Growing a Healthy Baby
Sherry Bushnell, LM, CPM
A good rule to remember is: what you eat, baby eats too. Avoid Metabolic Syndrome, high blood pressure, HELLP syndrome (pre-eclampsia), gestational diabetes and other problems at the end of pregnancy, by eating well in the beginning. Over nourishing: Eating highly processed foods, white sugar, high fructose corn syrup, partially hydrogenated vegetable oils, and additives, deprives you and your baby of much needed nutrients. Make every mouth full count. Women who consistently eat well have less complications right after birth, such as hemorrhage and retained placenta. Exercise regularly. Keeping fit by walking helps you become ready for giving birth.
Every Day Eat
4 servings dairy – This means 1 quart of milk, or dairy in any form: milk, cheese, cottage cheese, yogurt.
2 Eggs -Cooked in any way, in French toast, pancakes, pudding or added to other foods.
An additional protein – red meat, chicken, fish, or a complete protein combination such as beans, rice and cheese.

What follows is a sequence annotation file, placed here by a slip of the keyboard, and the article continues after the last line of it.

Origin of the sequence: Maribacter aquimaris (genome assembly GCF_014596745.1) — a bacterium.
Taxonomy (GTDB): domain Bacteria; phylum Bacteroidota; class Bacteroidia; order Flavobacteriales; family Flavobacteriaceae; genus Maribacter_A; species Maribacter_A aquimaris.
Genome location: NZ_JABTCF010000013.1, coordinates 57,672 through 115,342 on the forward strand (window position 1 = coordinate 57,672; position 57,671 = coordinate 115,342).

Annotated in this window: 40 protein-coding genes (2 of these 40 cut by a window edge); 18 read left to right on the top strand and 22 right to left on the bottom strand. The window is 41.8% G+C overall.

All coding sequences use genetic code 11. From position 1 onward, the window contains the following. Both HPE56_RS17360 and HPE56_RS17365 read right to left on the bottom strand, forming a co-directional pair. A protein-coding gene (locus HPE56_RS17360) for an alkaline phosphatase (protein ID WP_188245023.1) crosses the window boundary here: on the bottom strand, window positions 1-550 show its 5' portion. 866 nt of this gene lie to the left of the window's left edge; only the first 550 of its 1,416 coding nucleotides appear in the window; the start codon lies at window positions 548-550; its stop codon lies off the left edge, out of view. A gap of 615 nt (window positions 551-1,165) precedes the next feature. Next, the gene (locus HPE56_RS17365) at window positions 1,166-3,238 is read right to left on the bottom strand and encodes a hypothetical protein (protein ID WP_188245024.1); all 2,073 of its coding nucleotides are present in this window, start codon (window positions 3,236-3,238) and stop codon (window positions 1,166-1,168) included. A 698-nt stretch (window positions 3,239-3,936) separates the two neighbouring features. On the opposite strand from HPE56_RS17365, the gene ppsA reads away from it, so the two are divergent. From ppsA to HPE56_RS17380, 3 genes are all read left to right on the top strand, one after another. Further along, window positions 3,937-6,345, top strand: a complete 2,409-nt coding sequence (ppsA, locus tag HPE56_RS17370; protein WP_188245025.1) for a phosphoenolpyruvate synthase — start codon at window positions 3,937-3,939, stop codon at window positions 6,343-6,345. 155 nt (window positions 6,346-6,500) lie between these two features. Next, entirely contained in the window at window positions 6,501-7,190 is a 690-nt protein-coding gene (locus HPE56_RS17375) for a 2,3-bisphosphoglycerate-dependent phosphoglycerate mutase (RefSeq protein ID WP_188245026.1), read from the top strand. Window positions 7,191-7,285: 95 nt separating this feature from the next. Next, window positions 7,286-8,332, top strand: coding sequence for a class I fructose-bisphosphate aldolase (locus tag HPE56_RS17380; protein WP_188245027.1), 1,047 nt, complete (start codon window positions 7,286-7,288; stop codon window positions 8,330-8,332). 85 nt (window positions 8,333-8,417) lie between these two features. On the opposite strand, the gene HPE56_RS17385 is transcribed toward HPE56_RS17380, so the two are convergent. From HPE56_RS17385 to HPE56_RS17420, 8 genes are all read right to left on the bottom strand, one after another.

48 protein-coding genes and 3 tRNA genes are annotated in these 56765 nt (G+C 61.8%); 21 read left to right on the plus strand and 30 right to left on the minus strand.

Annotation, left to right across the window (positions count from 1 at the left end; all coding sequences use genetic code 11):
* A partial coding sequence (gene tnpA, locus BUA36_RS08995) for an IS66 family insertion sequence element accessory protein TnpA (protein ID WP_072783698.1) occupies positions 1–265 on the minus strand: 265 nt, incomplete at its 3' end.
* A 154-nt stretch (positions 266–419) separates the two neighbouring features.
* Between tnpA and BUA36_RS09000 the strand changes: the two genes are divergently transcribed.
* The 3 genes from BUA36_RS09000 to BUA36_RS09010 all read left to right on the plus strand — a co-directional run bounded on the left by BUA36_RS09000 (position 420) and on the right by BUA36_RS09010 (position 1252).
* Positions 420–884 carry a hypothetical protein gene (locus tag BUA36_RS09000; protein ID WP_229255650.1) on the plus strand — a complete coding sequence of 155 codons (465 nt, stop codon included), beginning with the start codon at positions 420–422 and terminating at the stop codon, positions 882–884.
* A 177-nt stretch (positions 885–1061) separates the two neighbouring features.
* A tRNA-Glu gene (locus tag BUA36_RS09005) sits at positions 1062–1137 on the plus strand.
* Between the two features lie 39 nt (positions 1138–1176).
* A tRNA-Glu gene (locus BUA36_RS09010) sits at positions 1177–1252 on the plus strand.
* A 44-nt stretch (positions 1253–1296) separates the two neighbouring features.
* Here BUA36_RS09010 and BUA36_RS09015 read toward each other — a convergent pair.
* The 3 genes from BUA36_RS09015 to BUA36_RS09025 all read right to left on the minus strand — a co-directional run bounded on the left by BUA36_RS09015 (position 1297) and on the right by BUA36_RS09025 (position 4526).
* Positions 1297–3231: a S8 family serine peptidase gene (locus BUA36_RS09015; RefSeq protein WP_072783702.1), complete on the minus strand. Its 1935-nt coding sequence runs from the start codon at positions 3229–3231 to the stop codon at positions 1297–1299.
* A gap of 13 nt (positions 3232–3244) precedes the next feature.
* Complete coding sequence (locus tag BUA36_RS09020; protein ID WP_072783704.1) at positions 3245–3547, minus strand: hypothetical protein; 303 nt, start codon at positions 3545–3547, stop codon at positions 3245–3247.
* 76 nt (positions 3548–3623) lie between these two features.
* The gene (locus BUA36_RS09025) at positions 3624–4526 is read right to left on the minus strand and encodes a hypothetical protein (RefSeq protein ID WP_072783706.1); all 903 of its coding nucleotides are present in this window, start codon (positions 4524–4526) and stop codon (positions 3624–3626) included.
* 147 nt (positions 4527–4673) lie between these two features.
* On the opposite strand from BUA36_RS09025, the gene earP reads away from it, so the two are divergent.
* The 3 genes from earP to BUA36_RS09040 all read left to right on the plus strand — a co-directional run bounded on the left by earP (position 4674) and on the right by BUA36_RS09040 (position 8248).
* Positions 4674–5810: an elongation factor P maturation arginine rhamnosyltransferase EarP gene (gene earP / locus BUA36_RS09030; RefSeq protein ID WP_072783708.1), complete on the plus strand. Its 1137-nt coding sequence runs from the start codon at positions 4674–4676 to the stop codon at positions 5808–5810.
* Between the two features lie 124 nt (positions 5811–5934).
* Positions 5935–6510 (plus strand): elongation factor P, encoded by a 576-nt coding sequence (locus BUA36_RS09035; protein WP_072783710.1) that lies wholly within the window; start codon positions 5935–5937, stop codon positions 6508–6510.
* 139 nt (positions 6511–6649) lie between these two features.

2 servings green – leafy lettuce (not head lettuce), green veggies ( ½ cup each serving)
3 servings grains (preferably whole wheat bread – 1 slice, pancakes -1, muffin-1, tortilla – 1 brown rice-1, oatmeal 1 cup etc…),
1-2 citrus fruits a day – citrus, tomato, cantaloupe, etc.. can also be a serving of juice.
3 fat servings a day – 1 tsp olive oil, butter, coconut oil, etc. Avoid partially hydrogenated fats and use only saturated animal fats for frying.
Eat a potato 3 times a week (French fries don’t count!)
Eat 3 servings of a yellow or orange vegetable
Plenty of water or other fluids
Salt to taste
During the early months of pregnancy, a mom’s weight gain is likely to be very gradual and her energy needs increase by only a small amount. However, as your baby gets bigger, moms can expect to show a steady weight gain due to the changes in her body. Gaining weight is a good sign that all is well.